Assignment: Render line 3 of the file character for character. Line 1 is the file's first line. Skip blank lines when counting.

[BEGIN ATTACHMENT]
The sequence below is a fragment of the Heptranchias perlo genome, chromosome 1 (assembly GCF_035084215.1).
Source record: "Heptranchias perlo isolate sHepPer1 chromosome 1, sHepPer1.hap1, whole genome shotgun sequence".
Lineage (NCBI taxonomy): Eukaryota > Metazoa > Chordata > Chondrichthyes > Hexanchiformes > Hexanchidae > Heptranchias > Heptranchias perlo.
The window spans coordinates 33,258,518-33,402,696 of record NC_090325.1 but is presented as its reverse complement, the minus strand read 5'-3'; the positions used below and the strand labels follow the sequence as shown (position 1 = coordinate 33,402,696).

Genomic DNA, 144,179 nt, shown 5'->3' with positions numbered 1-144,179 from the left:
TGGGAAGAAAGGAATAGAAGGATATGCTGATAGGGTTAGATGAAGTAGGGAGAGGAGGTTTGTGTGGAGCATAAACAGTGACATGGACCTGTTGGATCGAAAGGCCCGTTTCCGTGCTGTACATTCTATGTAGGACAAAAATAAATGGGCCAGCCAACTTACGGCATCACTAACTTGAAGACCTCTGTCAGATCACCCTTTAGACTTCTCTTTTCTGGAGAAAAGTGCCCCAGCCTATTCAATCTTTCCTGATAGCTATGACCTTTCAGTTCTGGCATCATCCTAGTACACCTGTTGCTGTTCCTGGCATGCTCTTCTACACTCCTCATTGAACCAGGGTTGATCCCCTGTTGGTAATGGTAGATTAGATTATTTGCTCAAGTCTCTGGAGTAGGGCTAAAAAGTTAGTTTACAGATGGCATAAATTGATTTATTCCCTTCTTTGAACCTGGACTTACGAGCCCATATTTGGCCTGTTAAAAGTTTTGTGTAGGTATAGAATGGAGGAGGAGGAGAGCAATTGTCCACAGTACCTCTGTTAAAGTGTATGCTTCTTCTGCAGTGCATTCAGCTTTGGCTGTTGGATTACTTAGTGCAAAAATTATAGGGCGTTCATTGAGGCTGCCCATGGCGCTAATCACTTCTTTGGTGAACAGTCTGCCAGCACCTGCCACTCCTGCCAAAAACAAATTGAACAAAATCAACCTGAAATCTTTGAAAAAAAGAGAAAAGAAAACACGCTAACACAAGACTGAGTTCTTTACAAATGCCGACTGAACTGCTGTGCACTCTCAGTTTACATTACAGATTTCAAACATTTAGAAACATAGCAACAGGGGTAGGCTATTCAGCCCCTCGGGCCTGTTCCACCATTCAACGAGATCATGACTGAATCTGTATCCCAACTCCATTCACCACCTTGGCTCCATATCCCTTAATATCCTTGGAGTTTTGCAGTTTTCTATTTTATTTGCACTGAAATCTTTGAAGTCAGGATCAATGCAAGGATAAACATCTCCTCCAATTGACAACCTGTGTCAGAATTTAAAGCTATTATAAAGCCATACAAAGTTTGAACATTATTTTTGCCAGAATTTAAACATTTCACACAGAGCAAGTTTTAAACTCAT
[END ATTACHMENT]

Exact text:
Lineage (NCBI taxonomy): Eukaryota > Metazoa > Chordata > Chondrichthyes > Hexanchiformes > Hexanchidae > Heptranchias > Heptranchias perlo.